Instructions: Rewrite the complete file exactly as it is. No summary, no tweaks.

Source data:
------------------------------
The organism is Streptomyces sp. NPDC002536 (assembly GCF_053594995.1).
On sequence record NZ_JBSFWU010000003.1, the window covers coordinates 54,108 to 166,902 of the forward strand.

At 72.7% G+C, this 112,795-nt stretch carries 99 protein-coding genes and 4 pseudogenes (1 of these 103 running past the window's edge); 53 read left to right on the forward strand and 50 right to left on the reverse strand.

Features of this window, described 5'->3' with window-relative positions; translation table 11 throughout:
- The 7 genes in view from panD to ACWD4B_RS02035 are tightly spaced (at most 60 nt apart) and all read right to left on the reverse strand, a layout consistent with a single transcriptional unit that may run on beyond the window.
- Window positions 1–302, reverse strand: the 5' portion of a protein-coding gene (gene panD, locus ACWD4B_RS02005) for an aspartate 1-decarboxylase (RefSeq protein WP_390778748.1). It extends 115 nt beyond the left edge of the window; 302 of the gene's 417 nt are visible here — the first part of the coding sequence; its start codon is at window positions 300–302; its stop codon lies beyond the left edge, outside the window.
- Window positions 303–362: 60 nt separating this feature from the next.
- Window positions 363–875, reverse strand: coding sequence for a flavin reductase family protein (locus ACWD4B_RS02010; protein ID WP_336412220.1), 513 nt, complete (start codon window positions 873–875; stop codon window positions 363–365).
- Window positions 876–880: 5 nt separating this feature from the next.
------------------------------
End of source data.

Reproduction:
The organism is Streptomyces sp. NPDC002536 (assembly GCF_053594995.1).
On sequence record NZ_JBSFWU010000003.1, the window covers coordinates 54,108 to 166,902 of the forward strand.

At 72.7% G+C, this 112,795-nt stretch carries 99 protein-coding genes and 4 pseudogenes (1 of these 103 running past the window's edge); 53 read left to right on the forward strand and 50 right to left on the reverse strand.

Features of this window, described 5'->3' with window-relative positions; translation table 11 throughout:
- The 7 genes in view from panD to ACWD4B_RS02035 are tightly spaced (at most 60 nt apart) and all read right to left on the reverse strand, a layout consistent with a single transcriptional unit that may run on beyond the window.
- Window positions 1–302, reverse strand: the 5' portion of a protein-coding gene (gene panD, locus ACWD4B_RS02005) for an aspartate 1-decarboxylase (RefSeq protein WP_390778748.1). It extends 115 nt beyond the left edge of the window; 302 of the gene's 417 nt are visible here — the first part of the coding sequence; its start codon is at window positions 300–302; its stop codon lies beyond the left edge, outside the window.
- Window positions 303–362: 60 nt separating this feature from the next.
- Window positions 363–875, reverse strand: coding sequence for a flavin reductase family protein (locus ACWD4B_RS02010; protein ID WP_336412220.1), 513 nt, complete (start codon window positions 873–875; stop codon window positions 363–365).
- Window positions 876–880: 5 nt separating this feature from the next.